At the end of the century, people have already lost a part of their belief in the power of Christianity, which would only grow weaker in the coming decades. Popular opinion has started to go against the extravagant nature of the Catholic Church, its focus on wealth and political power, as well as the actions of the Inquisition that was feared by the populous. The hierarchical bureaucracy has started to deteriorate, and with the arrival of the Black Plague, the response from the Church was much too ineffective to reinforce the people’s belief in its power.
The Weakened Structure
The plague spread fast and had a strong effect not only on the general populace but also on the clergy. Catholic Church relied on its complex hierarchical system to exercise its power over Europe. Local Christians would trust their priests and other clergymen in times of need and would have general respect towards them. When the Black Plague first struck, people would go to their priests for spiritual guidance and support.
However, no priest had a viable solution for this, and could only provide a promise of prayer. This would be the first step in the events that led to the loss of belief in Church authority. Many clergymen were responsible for performing last rites to those who passed, did not know how the disease spreads. They were exposed and infected with the plague when performing the last rites. The number of clergymen has quickly reduced over the first years of the plague, leaving many positions in the hierarchy empty or filled with people who were unqualified for their positions.5 Many church institutions would be almost abandoned, as no one was able to fill them.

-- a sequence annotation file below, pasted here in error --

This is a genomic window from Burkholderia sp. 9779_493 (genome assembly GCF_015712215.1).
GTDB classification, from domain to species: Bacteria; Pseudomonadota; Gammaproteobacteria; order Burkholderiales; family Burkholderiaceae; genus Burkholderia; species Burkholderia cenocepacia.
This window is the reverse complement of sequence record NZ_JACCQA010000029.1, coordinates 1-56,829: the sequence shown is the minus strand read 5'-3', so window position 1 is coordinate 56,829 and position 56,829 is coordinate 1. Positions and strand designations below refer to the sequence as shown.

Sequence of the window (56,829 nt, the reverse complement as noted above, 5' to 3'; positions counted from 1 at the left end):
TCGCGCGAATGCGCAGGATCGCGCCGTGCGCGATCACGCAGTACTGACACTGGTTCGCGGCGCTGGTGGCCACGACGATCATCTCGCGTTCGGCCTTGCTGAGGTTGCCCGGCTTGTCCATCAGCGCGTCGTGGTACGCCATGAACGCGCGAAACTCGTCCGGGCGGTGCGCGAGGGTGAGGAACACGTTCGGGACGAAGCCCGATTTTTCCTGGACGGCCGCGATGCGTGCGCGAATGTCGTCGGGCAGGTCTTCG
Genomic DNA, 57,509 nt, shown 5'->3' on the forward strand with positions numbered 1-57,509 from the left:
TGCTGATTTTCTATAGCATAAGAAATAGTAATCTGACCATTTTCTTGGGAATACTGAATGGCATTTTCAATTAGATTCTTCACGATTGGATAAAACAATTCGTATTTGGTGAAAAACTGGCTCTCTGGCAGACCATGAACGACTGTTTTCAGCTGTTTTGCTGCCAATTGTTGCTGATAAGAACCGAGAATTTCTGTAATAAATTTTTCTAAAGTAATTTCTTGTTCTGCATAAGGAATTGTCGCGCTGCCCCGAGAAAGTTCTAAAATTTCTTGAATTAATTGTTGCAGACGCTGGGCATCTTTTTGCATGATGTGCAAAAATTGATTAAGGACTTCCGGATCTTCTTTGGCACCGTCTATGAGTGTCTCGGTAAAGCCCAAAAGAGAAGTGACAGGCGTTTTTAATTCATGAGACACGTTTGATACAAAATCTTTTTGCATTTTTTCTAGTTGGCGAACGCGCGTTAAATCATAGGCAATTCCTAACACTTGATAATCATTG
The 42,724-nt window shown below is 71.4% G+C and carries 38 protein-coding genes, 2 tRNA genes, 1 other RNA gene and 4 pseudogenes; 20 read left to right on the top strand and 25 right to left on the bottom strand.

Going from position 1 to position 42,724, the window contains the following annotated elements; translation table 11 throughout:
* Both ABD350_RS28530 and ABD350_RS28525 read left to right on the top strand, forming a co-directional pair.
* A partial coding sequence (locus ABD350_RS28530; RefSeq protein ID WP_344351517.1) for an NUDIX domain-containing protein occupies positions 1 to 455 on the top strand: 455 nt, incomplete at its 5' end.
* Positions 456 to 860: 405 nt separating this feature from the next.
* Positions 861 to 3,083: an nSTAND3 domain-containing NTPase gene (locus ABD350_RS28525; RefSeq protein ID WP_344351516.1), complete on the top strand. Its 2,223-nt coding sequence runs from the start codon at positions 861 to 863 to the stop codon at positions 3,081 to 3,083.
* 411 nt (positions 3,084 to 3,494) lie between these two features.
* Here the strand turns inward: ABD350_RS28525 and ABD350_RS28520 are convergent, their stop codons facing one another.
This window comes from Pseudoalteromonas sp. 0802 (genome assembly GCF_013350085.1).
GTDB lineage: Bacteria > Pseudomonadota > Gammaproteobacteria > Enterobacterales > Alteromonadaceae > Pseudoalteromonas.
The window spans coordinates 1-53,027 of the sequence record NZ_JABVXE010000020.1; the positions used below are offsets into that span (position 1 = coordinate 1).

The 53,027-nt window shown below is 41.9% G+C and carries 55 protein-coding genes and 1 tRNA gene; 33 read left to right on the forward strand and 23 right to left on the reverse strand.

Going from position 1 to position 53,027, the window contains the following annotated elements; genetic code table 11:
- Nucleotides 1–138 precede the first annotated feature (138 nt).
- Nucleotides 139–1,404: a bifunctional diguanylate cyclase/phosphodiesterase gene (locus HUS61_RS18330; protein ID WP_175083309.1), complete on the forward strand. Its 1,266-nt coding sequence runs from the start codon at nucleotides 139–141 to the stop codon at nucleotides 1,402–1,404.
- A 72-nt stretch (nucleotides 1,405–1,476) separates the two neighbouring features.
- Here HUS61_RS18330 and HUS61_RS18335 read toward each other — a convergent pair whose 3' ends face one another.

Some regions have lost up to 70 percent of all the clergymen.6 Areas such as Barcelona, Winchester, and Exeter have lost the majority of their religious infrastructure. Moreover, the sheer amount of dead people in need of religious burial ceremonies gave the church much more responsibilities than it could answer.
The death toll affected the Church not just by the number of clergymen who died, but also by killing many of the most valuable and experienced members. Even the more privileged classes of religious workers were affected by the plague, and many monasteries would see their population reduced by thousands. Many of them would never be able to recover from these losses, and the lack of resources often prevented the inclusion of new members in those communities.7
An important fact to note would be that the religious faith itself has not faltered among the population of Europe. The horror of the plague has led many people to believe that these events are the representation of hell on earth which would lead to the second coming of Jesus Christ. This idea has become more widespread with time, and the need for salvation was paramount among the believers. The members of the Catholic Church were aware of this and tried to reduce the panic among the population. These attempts were highly risky, as every failure to help people was accompanied by a massive loss of Church authority.